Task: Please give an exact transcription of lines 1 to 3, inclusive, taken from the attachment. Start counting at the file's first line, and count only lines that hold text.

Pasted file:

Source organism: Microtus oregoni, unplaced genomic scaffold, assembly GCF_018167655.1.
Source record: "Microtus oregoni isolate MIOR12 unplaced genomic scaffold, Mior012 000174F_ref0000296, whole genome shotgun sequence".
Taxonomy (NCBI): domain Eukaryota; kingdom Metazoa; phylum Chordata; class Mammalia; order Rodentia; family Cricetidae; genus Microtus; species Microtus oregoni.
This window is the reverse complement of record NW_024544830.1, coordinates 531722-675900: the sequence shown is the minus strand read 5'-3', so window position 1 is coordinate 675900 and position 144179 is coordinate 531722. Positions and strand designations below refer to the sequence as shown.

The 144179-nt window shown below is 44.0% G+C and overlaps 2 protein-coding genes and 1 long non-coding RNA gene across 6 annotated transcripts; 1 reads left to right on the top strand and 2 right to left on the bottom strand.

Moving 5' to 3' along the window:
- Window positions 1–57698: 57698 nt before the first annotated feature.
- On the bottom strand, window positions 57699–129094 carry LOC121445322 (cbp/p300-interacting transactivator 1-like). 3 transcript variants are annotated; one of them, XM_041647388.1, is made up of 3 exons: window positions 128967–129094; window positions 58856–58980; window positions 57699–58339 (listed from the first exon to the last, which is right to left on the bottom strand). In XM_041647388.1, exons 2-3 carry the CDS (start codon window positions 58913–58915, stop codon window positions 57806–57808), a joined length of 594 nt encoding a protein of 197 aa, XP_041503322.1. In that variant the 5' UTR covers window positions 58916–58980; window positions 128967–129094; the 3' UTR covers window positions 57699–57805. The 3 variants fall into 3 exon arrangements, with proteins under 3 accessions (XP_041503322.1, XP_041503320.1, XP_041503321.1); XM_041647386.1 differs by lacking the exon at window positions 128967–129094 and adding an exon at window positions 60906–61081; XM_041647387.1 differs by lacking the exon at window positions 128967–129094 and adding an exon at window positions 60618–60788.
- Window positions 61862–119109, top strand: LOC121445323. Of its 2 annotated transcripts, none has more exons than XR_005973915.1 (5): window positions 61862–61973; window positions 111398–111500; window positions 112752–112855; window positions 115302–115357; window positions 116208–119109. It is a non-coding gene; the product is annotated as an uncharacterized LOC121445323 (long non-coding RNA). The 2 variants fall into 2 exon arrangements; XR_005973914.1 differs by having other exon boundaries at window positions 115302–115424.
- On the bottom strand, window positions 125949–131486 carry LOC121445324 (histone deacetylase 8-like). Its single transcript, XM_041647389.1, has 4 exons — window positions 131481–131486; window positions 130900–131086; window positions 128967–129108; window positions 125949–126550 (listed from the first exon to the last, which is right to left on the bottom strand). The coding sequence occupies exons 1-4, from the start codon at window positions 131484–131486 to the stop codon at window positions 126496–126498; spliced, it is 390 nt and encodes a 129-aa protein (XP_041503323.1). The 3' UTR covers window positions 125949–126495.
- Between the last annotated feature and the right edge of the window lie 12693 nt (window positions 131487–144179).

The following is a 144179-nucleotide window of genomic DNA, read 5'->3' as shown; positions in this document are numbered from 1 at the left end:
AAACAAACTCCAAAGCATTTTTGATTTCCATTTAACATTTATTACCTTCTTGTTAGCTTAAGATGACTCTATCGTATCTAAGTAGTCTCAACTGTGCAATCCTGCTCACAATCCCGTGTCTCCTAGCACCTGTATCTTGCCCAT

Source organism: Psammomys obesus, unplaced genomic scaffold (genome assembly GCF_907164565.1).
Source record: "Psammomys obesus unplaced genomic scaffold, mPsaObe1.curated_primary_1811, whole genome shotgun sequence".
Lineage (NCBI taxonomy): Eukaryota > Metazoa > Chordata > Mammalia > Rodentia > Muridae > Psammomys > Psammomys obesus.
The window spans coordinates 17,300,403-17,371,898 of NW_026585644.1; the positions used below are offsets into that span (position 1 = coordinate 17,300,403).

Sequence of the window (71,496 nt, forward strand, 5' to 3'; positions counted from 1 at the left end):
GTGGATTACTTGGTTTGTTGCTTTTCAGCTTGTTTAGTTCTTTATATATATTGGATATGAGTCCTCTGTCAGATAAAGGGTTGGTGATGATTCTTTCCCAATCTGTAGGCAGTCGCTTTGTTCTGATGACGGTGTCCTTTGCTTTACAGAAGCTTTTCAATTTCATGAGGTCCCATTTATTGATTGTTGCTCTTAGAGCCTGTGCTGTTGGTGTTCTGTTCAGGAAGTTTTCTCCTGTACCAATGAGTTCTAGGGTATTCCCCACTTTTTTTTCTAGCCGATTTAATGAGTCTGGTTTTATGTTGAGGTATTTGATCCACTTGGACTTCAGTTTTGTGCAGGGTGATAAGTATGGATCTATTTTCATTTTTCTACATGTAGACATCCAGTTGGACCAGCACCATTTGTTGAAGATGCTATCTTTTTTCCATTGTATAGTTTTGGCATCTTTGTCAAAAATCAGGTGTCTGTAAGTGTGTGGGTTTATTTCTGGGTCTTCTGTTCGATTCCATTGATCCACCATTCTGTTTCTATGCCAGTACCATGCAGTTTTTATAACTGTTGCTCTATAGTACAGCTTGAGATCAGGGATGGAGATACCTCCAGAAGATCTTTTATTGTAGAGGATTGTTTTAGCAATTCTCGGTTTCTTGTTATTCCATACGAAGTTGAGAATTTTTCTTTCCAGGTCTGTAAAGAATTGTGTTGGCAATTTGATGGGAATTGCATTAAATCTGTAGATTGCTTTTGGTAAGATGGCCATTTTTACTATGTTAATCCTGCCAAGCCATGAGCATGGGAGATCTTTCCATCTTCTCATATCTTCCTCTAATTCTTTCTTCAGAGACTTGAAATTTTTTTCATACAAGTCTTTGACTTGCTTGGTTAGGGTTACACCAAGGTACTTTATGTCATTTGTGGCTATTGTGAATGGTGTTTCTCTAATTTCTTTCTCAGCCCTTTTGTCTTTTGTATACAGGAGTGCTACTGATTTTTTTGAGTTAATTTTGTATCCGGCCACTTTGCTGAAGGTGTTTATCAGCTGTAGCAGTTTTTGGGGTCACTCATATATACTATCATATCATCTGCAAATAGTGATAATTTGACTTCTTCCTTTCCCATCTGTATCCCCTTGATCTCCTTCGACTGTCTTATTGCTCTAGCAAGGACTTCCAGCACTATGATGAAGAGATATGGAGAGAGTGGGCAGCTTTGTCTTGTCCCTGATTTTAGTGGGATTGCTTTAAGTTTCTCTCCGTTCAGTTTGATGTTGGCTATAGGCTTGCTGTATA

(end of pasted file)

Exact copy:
Source organism: Microtus oregoni, unplaced genomic scaffold, assembly GCF_018167655.1.
Source record: "Microtus oregoni isolate MIOR12 unplaced genomic scaffold, Mior012 000174F_ref0000296, whole genome shotgun sequence".
Taxonomy (NCBI): domain Eukaryota; kingdom Metazoa; phylum Chordata; class Mammalia; order Rodentia; family Cricetidae; genus Microtus; species Microtus oregoni.